A little over a week has passed since George Floyd’s murder was made public. I have spent this week processing the comments I have read on social media, what I have seen on television news, and how leaders either disappoint or inspire me in the face of inequality.
Usually my blogs are about education, awareness, and advocacy for those with disabilities so others can understand their differences and see their value. Finding the words for advocacy in the #blacklivesmatter movement should be no different, but I find myself struggling to express my thoughts as a 34 year-old white woman, raising two young white boys, while living my best life with limited fears. Although I might not be able to find the right words, I couldn’t sit in silence and not stand in unity with them. I am a known advocate and leader in our community, standing for equal rights and opportunities for those with disabilities. How can I be an advocate for one and not all.
Admittedly, I did not grow up around a lot of black friends or neighbors. I am from a small rural county in Kentucky, and went to a predominantly white high school, neither of which exposed me to different races or cultures. I was taught not to see color, but as an adult, I think that may be the greatest injustice of our generation. Why do I feel this was an injustice? Because, we weren’t pushed to honor and love our differences, but act as though they didn’t exist. We weren’t celebrating and learning about the differences that could make us stronger together. Instead, we thought giving children the inspirational message to not see the color, would mean that they would be treated equally. It wasn’t until I started my nonprofit and brought on my co-leader, Quincy Harris, that I had my first meaningful relationship with a black person.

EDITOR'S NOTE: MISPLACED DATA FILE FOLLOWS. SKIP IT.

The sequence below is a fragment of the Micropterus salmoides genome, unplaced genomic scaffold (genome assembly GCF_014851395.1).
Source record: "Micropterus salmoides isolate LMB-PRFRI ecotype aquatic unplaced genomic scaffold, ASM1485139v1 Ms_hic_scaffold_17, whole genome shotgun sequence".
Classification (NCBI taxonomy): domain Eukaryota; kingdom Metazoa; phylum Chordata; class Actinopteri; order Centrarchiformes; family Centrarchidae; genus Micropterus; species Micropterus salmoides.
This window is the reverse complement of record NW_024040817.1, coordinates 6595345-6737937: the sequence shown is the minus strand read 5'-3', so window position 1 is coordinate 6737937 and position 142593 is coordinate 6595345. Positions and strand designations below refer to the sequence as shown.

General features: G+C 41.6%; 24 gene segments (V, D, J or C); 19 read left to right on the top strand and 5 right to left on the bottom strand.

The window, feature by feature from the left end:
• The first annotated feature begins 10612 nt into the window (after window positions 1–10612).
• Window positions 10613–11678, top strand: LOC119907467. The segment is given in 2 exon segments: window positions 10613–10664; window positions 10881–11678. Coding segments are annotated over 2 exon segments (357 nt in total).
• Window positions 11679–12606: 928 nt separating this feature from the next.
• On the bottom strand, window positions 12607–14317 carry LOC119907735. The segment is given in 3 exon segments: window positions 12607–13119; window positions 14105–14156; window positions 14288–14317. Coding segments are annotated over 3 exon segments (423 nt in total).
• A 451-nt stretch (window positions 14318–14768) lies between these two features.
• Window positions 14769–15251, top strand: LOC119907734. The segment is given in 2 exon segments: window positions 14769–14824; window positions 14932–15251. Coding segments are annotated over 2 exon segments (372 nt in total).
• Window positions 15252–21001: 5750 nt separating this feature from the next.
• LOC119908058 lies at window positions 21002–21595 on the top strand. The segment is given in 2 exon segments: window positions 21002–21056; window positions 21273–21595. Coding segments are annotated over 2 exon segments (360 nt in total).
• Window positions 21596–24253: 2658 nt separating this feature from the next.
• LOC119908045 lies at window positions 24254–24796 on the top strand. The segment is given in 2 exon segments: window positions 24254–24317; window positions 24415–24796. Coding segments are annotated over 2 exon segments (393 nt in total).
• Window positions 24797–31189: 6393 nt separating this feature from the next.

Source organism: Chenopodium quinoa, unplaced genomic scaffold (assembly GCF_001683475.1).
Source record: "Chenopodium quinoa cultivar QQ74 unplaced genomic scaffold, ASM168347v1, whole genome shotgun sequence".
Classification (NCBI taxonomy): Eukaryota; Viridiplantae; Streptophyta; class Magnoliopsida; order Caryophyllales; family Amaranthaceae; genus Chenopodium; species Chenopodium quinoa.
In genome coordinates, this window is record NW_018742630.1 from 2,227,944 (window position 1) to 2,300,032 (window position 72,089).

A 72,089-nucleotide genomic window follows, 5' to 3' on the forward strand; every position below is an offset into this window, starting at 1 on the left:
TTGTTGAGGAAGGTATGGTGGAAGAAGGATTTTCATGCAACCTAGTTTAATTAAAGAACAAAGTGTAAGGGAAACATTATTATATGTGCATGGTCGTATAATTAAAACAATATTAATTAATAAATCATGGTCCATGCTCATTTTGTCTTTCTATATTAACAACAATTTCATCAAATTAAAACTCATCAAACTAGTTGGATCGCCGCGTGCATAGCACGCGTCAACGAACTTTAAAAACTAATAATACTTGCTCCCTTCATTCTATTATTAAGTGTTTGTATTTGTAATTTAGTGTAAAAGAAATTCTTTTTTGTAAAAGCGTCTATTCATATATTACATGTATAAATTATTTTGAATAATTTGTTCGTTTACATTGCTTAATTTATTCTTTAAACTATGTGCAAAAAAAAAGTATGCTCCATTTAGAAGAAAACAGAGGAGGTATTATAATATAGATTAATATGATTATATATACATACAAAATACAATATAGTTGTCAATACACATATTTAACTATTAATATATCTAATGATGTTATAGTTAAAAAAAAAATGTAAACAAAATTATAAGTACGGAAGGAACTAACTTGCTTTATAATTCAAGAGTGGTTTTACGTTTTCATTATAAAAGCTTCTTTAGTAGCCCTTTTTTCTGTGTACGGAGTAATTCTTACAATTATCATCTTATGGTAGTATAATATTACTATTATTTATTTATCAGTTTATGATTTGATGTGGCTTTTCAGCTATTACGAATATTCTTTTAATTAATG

I will never forget a day about a year ago when Quincy and I had yet another discussion about her being black and me being white. I have so much respect for her as my co-leader within Puzzle Pieces that those conversations provide me with an insight I never understood I needed.
The label “white privilege” is me and I had no idea.
Not to undermine the struggles, hustle, and sacrifices I have made in my journey, but conversations with Quincy made me realize that nonetheless, I epitomize white privilege. Nothing was handed to me, but that isn’t what “white privilege” means. It’s about the color of my skin allowing me grace, acceptance, understanding, certain opportunities and certain excuses.
It’s time we use our white privilege to take a stand and demand better, to spread love for all. And right now that “ALL” should have emphasis on those who are black, being their life and rights are in danger. I couldn’t think of no better way to do that than to have Quincy share her thoughts on the Black Lives Matter movement. As one of the most influential persons in my life, she has inspired me to be better. Not only do I work alongside her as a co-leader within an organization we have worked together to build, but she has become a dear friend of mine. Over the last seven years she has been the person that can challenge me to think and be better. I hope that she can help provide the same awareness and personal reflection to you that she does for me.
As a black woman, I have so many concerns, but perhaps the biggest is the conversations I have to have with my son and nephews. In one breath, I don’t want to have any conversations about what’s going on in our country right now with the Black Lives Matter Movement. I want to protect their innocence. I don’t want them to live in fear like I sometimes do when it comes to being black. My son, Denim, is an 8-year-old boy who is full of life and very inquisitive.